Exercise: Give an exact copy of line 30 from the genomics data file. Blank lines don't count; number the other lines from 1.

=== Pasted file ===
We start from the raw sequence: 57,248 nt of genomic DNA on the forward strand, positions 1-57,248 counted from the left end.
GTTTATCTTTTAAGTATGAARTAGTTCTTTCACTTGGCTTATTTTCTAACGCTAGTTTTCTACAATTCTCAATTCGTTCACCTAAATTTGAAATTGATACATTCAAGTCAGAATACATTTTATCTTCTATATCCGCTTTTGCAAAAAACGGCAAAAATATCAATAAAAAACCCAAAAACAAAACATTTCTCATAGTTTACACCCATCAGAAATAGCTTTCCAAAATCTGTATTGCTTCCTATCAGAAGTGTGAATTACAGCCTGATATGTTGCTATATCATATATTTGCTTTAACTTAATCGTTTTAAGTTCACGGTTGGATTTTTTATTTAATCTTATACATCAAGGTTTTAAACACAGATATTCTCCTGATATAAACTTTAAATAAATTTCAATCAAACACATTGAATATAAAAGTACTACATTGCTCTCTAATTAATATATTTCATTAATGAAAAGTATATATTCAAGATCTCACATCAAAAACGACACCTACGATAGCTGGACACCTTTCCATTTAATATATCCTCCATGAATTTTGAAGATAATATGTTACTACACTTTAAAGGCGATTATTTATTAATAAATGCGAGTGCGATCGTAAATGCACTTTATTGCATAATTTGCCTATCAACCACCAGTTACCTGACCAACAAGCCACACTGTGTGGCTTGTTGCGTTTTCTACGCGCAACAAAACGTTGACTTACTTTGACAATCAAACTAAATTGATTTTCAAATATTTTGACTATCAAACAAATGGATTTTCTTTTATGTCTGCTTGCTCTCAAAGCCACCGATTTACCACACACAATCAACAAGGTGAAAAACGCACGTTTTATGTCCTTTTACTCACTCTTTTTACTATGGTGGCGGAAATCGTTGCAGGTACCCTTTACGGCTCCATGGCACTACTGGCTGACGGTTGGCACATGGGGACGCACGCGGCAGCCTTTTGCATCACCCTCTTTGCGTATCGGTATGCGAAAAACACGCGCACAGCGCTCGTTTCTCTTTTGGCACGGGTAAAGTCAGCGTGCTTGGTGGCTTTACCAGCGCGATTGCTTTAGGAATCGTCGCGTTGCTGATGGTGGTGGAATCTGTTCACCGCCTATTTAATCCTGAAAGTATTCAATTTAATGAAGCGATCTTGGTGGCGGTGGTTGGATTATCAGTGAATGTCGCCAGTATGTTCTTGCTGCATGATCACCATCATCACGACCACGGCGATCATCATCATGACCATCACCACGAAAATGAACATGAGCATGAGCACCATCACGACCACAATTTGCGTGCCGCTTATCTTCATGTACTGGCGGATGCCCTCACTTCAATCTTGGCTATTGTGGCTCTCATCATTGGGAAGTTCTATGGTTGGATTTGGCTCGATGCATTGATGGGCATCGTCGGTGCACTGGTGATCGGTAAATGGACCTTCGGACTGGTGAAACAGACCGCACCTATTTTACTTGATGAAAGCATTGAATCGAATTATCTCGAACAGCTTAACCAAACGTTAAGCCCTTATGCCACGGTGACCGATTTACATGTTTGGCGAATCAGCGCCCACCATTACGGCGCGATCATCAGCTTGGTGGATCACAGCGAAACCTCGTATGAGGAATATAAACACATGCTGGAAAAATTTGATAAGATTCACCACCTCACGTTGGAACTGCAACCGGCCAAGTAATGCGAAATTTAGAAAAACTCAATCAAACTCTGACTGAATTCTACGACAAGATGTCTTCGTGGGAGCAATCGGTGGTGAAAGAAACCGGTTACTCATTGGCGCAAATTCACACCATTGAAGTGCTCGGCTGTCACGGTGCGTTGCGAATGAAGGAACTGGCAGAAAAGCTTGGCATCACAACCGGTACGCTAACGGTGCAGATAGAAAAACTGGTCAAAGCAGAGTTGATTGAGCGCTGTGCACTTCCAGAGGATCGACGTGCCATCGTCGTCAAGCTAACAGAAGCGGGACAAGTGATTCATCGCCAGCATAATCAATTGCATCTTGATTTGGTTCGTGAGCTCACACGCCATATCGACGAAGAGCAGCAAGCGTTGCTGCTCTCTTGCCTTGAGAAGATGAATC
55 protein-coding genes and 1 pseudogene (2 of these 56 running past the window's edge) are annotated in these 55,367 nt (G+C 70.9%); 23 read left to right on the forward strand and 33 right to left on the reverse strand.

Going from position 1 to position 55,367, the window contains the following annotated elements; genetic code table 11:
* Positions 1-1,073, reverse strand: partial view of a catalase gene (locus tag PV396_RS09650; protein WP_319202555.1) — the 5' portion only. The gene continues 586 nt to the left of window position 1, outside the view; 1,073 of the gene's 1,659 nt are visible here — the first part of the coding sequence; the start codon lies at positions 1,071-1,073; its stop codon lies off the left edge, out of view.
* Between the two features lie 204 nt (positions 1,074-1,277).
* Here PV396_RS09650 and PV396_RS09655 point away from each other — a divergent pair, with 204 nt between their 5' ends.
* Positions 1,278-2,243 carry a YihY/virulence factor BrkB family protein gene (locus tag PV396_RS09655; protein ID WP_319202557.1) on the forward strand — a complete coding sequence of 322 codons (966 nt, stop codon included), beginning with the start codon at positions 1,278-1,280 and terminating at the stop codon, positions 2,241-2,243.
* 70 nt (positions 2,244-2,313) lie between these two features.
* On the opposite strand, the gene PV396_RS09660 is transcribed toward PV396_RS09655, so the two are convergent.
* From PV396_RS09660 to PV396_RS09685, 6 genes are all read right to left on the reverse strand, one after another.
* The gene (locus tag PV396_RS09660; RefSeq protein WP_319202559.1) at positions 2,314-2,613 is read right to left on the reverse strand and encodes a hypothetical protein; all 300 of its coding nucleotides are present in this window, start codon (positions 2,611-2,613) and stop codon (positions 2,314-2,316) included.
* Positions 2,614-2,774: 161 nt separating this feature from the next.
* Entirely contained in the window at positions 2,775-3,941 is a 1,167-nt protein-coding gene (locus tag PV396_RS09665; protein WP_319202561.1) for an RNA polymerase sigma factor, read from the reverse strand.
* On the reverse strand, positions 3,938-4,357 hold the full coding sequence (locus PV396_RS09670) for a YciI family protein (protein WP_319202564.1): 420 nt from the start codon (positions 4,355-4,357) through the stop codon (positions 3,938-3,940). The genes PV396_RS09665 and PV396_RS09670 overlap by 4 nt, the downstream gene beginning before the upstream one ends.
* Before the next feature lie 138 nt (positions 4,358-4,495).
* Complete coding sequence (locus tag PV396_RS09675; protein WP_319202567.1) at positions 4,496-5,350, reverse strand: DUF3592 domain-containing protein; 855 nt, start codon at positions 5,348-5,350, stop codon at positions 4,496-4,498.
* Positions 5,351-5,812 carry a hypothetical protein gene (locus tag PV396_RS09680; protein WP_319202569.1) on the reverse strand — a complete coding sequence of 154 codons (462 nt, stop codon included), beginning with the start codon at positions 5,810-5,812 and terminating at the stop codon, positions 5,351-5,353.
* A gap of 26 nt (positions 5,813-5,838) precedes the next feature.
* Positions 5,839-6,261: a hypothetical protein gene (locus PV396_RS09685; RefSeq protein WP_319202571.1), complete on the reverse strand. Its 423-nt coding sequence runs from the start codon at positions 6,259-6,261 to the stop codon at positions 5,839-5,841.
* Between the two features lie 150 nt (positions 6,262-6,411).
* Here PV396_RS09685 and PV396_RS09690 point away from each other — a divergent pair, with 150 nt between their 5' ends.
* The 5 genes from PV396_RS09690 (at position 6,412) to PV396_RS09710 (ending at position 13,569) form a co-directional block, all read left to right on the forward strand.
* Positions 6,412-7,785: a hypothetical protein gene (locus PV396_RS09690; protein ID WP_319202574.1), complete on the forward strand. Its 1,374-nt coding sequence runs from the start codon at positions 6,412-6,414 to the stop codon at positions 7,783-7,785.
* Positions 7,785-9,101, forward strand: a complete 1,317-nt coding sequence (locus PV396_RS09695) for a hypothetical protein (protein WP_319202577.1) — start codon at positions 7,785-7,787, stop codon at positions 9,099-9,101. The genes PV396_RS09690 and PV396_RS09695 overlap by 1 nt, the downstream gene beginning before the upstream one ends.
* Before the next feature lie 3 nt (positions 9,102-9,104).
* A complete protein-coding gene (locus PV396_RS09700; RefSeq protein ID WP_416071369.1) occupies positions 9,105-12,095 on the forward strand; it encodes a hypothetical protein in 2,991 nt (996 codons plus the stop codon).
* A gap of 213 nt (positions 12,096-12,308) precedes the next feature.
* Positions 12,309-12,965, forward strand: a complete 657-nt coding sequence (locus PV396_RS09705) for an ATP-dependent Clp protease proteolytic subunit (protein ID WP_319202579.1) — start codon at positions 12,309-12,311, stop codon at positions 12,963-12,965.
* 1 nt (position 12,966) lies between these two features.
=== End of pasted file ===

* 1 nt (position 12,966) lies between these two features.